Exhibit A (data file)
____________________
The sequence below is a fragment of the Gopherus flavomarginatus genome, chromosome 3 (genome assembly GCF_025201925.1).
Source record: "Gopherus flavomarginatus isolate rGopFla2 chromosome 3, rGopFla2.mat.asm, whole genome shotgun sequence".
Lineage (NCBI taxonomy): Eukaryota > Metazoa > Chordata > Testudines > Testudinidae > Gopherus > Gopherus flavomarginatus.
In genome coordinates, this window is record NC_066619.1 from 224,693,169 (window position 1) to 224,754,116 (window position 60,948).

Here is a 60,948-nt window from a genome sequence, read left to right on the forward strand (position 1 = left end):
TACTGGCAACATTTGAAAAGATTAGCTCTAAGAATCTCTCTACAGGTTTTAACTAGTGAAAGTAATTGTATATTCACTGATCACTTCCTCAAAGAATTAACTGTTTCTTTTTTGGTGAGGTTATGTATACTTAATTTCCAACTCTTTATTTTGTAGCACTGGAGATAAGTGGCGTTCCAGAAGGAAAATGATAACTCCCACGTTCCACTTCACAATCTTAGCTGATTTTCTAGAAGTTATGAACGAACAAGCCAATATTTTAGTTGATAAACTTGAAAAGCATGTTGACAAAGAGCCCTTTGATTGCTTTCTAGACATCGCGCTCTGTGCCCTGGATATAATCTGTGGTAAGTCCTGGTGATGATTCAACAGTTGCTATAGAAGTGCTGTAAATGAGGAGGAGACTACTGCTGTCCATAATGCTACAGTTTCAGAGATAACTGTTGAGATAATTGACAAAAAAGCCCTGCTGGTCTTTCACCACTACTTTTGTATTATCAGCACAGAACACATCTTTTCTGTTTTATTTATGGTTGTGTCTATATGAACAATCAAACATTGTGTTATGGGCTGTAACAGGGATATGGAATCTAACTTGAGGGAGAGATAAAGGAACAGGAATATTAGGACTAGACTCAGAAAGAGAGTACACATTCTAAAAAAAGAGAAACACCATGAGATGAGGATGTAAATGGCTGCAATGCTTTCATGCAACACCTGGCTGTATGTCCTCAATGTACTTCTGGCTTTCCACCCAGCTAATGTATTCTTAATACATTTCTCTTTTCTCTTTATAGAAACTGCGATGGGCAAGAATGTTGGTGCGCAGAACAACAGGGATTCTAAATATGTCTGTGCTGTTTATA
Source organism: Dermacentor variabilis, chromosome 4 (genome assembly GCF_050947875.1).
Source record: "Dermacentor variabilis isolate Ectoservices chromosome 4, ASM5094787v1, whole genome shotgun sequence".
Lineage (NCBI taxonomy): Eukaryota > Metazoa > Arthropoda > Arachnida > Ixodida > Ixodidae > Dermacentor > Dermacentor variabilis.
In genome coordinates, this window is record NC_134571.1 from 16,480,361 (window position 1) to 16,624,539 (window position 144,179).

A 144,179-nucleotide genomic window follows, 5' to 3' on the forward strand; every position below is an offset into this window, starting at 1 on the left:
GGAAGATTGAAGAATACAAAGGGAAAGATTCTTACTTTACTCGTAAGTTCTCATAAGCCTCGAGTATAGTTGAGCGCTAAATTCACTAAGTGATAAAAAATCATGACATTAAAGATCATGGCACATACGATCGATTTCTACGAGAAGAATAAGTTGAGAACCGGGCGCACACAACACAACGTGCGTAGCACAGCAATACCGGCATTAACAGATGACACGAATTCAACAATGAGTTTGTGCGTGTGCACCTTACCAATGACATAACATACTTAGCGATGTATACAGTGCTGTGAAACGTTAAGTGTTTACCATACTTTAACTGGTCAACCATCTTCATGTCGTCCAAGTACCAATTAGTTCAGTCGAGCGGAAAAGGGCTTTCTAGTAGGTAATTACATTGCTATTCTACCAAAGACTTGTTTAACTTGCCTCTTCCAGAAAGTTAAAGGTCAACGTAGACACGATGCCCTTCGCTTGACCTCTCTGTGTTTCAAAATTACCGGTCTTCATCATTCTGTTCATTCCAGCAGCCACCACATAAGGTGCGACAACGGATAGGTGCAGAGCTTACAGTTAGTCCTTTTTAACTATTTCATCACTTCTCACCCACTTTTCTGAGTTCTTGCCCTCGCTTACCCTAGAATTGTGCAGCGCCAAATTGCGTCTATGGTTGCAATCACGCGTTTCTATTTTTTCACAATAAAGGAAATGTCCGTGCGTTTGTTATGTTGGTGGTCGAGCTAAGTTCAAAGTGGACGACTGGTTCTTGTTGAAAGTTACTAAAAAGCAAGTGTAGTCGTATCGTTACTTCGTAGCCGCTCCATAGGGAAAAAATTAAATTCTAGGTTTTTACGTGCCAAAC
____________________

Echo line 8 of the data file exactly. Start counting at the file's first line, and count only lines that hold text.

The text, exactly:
Source record: "Dermacentor variabilis isolate Ectoservices chromosome 4, ASM5094787v1, whole genome shotgun sequence".